The International Cricket Council (ICC) last month decided to allow on an experimental basis for next 10 months a soccer style substitution in One-day Internationals.
The new rule allows teams to substitute one of the 11 players at any point of time in the match with the right to bat and bowl. The replaced player, however, cannot take part in the match once substituted.
The ICC has also decided to do away with the mandatory field restrictions in the first 15 overs. Instead, it has increased the number of overs with restrictions to 20 with 10 overs mandatory at the start of the innings and the remaining 10, split into two blocks of five overs each, to be applied at the discretion of the fielding captain.
The idea of full-time substitution could come in handy for a team like India that has struggled to find the right balance between bowling and and batting in the line-up. An 'active' 12th man would solve that problem, and would spare the captain much ridicule of his 'seven batsmen' theory.
"Champion sides will always do well whatever the rules. But other teams now have a chance. Normally we pack seven batsmen, three bowlers and a wicketkeeper who can bat. Now we can go in with six batsmen," V B Chandrasekhar, an India international and currently a national selector, said.
"It depends on how the teams use it (the substitution). Captains can have a flexible strategy."
Chandrasekhar felt that the shorter version of the game, besides having become predictable, had come to place too much importance upon the toss, and that the new rules would change that situation.
"Looking at recent results, toss was a definite factor. Teams batting first and scoring 340-350 had the advantage," he said.
"That may not be the case anymore. Maybe they (the rules) need some improvement but the matches will not be so predictable. It all depends on how teams adapt to it."
The 43-year old from Tamil Nadu disagreed that the toss would become a lottery or wreck a captain's plans when the playing conditions dictated team strategies."If you are playing under lights and are short of a spinner, the substitution could be handy," he said.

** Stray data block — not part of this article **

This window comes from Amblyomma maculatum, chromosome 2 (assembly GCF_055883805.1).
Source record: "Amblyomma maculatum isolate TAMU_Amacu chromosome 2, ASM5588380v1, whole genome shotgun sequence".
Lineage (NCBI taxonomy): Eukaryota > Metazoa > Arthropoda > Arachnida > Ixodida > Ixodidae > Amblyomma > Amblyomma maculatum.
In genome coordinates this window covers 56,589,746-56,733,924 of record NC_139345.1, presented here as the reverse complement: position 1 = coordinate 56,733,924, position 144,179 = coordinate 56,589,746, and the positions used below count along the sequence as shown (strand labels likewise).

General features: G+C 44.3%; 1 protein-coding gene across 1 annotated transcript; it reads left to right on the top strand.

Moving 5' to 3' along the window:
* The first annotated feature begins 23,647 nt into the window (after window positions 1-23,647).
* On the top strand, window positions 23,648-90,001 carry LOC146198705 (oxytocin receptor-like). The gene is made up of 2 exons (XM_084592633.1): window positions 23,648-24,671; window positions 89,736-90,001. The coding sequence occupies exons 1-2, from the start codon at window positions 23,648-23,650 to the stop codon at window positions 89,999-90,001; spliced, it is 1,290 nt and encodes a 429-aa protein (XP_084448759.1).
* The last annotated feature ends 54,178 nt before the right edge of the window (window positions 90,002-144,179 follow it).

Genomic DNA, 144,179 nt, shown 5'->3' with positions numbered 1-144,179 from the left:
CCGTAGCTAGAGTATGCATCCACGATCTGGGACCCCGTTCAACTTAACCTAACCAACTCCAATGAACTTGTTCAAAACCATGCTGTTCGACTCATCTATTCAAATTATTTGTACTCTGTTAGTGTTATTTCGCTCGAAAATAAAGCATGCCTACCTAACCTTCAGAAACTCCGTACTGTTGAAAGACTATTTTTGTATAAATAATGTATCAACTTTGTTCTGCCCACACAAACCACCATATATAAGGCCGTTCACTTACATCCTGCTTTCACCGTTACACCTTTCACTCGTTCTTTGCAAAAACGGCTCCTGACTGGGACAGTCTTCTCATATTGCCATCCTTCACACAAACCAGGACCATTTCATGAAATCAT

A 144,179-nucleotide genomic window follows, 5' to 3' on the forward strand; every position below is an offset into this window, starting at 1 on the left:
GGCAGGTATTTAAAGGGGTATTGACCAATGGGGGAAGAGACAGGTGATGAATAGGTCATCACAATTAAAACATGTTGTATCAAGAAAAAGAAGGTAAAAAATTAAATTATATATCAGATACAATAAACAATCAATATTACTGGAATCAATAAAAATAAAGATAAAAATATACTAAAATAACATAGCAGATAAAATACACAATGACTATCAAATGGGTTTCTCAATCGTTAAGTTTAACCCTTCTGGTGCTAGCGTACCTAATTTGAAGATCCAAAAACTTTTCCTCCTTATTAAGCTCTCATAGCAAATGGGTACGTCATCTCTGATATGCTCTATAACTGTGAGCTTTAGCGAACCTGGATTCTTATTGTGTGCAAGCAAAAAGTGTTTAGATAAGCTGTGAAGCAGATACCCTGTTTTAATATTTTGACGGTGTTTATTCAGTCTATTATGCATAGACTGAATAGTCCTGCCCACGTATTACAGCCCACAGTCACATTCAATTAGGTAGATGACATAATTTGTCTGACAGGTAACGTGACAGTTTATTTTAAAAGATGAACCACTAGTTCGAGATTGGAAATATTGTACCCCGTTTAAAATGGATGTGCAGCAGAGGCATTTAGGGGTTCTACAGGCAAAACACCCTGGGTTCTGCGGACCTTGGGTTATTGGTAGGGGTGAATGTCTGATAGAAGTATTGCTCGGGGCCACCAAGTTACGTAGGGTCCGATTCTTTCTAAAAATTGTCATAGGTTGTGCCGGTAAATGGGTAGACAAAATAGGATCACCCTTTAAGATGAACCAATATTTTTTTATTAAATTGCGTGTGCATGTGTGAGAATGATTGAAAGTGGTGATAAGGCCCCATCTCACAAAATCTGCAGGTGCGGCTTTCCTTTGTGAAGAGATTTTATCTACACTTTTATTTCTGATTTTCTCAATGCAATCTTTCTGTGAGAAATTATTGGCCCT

But Chandrasekhar's former statemate and Test player T A Sekhar realises the potential landmine the concept poses for a captain and the player involved.
"There is an element of risk in it. It is going to be a double-edged sword for the captains. If it clicks, he will be hailed. If he fails, he will be railed," Sekhar said.
"It could also affect the morale of the youngster picked to play. In India, we name teams for two-three matches."
"If the newcomer fails and the supersub does well, it could put undue pressure (on the former)."
Another cricketer who saw lot of positives about the rule changes was former Indian captain Dilip Vengsarkar.
"In my opinion, bowlers who can bat will make the perfect supersub. But more than the supersub, the new field restrictions rule will have a long term impact on the game," the Mumbaikar said.
Chandrasekhar, however, said the 20 overs should be split into four phases of five overs.
"Suppose a team makes 250, and the chasing team scores 100 or more in the first 10 overs, it is still a lopsided game. I think it should be five overs mandatory in the beginning as 10 is still too much," he said.
Again, the basic idea was to allow teams to make up for the earlier mistake and comeback into the match, he added.
He said supersubs would prove to be more effective in Test cricket. He said it would allow the captain to correct any error in tactics or strategy, give the teams another chance to fightback and thereby making the contest more interesting.
"Like in the Nagpur Test (where Australia conquered the Final Frontier last season)," he cited as example. "We went in with two fast bowlers and two spinners while Australia had three pacers and a spinner. If we had substitution, we could have played the extra fast bower."
So, was he in favour of supersubs in Tests as well?
"I will definitely recommend it for Tests. We don't have to hang on in the name of traditions."